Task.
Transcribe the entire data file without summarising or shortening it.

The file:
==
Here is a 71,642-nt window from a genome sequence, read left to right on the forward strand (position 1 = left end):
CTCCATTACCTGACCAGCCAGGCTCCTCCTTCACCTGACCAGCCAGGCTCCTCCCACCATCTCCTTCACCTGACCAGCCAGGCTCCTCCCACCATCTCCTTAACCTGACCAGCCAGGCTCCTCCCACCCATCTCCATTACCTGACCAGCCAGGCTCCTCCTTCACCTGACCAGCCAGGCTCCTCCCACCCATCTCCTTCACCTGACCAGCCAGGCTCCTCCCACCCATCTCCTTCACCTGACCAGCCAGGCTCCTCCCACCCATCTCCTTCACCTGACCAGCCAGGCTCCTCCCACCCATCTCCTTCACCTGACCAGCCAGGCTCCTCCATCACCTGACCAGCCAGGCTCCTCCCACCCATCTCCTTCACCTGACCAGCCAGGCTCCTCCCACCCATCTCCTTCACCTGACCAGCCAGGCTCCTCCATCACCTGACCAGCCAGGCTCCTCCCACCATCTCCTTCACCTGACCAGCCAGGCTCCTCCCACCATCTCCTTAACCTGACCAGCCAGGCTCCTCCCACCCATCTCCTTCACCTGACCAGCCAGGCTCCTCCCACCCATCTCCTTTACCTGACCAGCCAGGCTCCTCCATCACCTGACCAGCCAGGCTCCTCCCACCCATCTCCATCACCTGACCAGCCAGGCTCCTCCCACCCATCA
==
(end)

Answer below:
Here is a 71,642-nt window from a genome sequence, read left to right on the forward strand (position 1 = left end):
CTCCATTACCTGACCAGCCAGGCTCCTCCTTCACCTGACCAGCCAGGCTCCTCCCACCATCTCCTTCACCTGACCAGCCAGGCTCCTCCCACCATCTCCTTAACCTGACCAGCCAGGCTCCTCCCACCCATCTCCATTACCTGACCAGCCAGGCTCCTCCTTCACCTGACCAGCCAGGCTCCTCCCACCCATCTCCTTCACCTGACCAGCCAGGCTCCTCCCACCCATCTCCTTCACCTGACCAGCCAGGCTCCTCCCACCCATCTCCTTCACCTGACCAGCCAGGCTCCTCCCACCCATCTCCTTCACCTGACCAGCCAGGCTCCTCCATCACCTGACCAGCCAGGCTCCTCCCACCCATCTCCTTCACCTGACCAGCCAGGCTCCTCCCACCCATCTCCTTCACCTGACCAGCCAGGCTCCTCCATCACCTGACCAGCCAGGCTCCTCCCACCATCTCCTTCACCTGACCAGCCAGGCTCCTCCCACCATCTCCTTAACCTGACCAGCCAGGCTCCTCCCACCCATCTCCTTCACCTGACCAGCCAGGCTCCTCCCACCCATCTCCTTTACCTGACCAGCCAGGCTCCTCCATCACCTGACCAGCCAGGCTCCTCCCACCCATCTCCATCACCTGACCAGCCAGGCTCCTCCCACCCATCA